In spite of its now widespread popularity, Originalism is still not properly understood by the media at large. In his paean to Justice Scalia, George F. Will wrote in the Washington Post on Monday, describing how a justice construes, “the text of the Constitution or of statutes by discerning and accepting the original meaning the words had to those who ratified or wrote them.” [Emphasis added.] That approach is called Private Intention Originalism, and it is not what Scalia endorsed. The Constitution had many framers over several years, so whose intentions count? Additionally, framers’ intentions are subjective, and the meaning of words may be different to the legislator than to the public at large. Justice Scalia instead promulgated Original Public Meaning Originalism, where the words mean what they meant to the public, including judges, at the time of the publication.
The strength of Originalism lies in its purported objectivity to restrain judges from diverse interpretations. The original meaning serves as a lodestar upon which the jurist can base his or her opinions. Alternative approaches on the Supreme Court, such as “Purposivism” (analyzing a statute based on the purpose it meant to serve) or “Living Constitutionalism” (the meaning of the words in the Constitution changes over time), have declined in stature due to Originalism’s emergence.
From a policy perspective, the implications are enormous. In D.C. v. Heller, for example, all nine Justices grounded their opinions in Originalist justifications. The decision, based on a close reading of the “well regulated Militia” language, decided that gun-owners had not only a collective right to bear arms, but an individual right as well. Policy-makers as well have started embracing Originalism— recently the Republican House Majority opened session by requiring that every bill be linked to constitutional provision.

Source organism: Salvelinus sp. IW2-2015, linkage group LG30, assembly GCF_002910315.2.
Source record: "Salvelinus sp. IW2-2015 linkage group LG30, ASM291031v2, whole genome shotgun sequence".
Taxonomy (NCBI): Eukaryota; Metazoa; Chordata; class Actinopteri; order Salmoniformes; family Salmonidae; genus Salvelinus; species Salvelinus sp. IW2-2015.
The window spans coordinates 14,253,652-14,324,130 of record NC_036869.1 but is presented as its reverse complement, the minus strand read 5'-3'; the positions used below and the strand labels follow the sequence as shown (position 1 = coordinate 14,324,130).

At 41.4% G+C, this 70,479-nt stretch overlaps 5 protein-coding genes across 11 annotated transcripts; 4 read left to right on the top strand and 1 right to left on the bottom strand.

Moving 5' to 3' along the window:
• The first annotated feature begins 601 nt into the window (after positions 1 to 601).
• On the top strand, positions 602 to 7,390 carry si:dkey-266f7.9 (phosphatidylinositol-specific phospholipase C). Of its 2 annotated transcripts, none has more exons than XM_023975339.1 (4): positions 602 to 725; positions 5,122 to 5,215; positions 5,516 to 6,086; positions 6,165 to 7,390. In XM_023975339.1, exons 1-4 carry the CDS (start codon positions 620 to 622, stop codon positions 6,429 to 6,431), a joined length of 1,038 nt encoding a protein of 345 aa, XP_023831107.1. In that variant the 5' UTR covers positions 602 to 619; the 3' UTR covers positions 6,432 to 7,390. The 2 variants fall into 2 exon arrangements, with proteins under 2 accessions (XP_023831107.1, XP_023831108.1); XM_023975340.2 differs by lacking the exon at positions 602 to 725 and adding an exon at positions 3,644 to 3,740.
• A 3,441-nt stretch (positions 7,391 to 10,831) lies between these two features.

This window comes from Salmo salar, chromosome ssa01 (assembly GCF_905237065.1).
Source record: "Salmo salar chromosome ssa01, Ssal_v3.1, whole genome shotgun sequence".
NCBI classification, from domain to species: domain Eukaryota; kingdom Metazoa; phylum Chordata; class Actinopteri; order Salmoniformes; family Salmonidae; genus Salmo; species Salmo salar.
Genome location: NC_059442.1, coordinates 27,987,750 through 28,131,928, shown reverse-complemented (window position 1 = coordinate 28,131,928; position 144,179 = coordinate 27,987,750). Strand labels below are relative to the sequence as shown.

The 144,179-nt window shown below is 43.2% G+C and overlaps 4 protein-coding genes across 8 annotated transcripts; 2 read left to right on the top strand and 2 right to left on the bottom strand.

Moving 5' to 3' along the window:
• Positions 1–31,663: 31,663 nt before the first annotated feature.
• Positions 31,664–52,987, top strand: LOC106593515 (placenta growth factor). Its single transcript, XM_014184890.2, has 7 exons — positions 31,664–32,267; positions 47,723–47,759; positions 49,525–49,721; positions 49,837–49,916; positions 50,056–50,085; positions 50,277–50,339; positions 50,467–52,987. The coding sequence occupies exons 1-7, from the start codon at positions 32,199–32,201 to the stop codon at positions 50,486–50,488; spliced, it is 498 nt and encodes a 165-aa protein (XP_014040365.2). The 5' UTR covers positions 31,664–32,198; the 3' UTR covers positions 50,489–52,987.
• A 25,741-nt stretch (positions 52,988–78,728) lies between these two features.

In a twist of events that Scalia would surely appreciate, now the conversation has turned to the question of whether Originalism requires a President should nominate a Justice in an election year. A Slate article on Tuesday points out that there is “no reason for an Originalist to oppose an Obama nomination on constitutional grounds,” given that the Constitution gives no limit to when a President may nominate to Court.
That is the legacy of Justice Scalia. He has left an indelible mark on our nation’s jurisprudence. I believe in time, he will be considered the most influential American Jurist since Supreme Court Justice Oliver Wendell Holmes. But we need not wait for the future to determine how impactful he is—there is already an entire generation of law students who have been challenged, cajoled, and entertained by a man who decried the, “legal argle-bargle” and “jiggery-pokery” in his opinions. We may choose to mourn the man, or not, but we will never forget his impact.
Daniel Tostado is second-year Master in Public Policy student at the Kennedy School and a third-year law student at Georgetown University Law Center.
Photo via Wikimedia Commons